pameladean: (Default)
"Random Jottings" has a particular literary source, but it's been so long that I cannot recall what that source is.

I think I've finally sorted out the cross-posting to LJ, but I guess we'll see. I assume that it will work perfectly now that LJ has finally gone off the rails for good and I should probably consider not posting there any more. I'll do a separate post asking people to tell me if they plan to stay on LJ and post there, because I don't like losing track of people even though I make it easy to lose track of myself.

I've been trying to be more active on DreamWidth/LiveJournal, but what this has resulted in has been my commenting lavishly and then having a very hard time responding to the responses even though I'm delighted to get them. I doubt anybody is feeling neglected or snubbed, but if you are I apologize; and even if you aren't I will try to do better.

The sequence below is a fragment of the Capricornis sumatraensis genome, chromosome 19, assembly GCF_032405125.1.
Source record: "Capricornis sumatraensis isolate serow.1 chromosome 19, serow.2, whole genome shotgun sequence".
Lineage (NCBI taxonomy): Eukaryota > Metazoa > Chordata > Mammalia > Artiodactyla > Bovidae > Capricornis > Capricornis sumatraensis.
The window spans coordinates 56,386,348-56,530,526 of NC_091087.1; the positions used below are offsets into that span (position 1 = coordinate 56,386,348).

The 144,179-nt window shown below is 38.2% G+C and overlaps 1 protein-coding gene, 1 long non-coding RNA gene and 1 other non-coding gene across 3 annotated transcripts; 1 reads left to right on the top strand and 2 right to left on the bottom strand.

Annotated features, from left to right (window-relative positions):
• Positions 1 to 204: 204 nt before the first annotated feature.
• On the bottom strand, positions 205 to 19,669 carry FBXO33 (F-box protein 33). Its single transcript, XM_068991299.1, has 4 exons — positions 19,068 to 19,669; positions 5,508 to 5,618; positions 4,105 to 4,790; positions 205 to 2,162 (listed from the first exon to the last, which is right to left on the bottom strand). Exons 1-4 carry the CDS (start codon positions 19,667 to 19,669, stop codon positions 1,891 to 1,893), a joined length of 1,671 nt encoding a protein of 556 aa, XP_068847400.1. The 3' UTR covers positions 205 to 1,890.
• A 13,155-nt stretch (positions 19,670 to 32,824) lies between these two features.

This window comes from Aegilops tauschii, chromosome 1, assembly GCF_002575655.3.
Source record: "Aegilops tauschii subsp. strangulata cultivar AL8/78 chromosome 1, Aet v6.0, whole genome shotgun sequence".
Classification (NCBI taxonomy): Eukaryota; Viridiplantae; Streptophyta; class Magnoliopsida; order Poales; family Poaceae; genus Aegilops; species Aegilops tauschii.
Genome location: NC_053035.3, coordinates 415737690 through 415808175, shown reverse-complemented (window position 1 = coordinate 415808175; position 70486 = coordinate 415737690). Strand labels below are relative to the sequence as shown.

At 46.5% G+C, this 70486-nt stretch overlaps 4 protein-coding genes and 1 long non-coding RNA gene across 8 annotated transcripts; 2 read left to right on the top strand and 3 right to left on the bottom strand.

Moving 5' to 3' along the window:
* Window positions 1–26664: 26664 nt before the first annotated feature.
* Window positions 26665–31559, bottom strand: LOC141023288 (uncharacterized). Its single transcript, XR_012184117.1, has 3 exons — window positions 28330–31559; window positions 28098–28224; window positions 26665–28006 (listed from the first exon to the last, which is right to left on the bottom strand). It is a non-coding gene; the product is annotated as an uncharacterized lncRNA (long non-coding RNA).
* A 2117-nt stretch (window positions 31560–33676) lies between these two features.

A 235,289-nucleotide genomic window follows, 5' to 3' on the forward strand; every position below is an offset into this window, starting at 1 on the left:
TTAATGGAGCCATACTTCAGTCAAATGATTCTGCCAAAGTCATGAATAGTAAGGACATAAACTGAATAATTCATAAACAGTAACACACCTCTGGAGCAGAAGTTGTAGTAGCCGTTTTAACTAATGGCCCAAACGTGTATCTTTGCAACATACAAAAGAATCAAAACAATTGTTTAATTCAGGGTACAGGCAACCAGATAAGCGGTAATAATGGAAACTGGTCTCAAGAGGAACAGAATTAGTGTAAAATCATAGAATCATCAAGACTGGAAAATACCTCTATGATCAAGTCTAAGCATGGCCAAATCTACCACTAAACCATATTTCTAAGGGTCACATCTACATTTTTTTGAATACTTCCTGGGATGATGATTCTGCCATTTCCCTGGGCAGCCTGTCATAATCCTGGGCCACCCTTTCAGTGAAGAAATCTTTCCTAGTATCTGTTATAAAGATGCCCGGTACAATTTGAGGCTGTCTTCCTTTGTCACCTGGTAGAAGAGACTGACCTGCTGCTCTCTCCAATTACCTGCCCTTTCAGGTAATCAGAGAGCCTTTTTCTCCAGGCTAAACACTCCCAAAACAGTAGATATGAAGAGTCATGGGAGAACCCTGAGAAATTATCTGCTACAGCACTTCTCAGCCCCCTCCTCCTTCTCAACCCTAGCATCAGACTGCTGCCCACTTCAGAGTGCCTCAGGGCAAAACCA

The rest of this post is an International Bad Cat Day post involving tulips, followed by a section about the Guthrie Theater's recent production of King Lear.

Last week I got on a bus and took a large thick envelope of receipts and statements and forms to the accountants' office. I'm not sure when we last got the current year's taxes done by April 15, though we have managed to file an extension and get things done by August 15 a time or two in the last never-mind how-many years. I'm suddenly feeling much more chipper; I hadn't realized what a horrible burden having the undone taxes looming over me was, and yet doing them is such a nightmare. Tax law has no understanding at all of how self-employment works, and doesn't care either. Tax law secretly feels that if you get your money in large lumps rather than in increments week by week or month by month, you are somehow duplicitous, lazy, or both; or else just generally trying to get away with something. It hates me and mine and I hate it back passionately.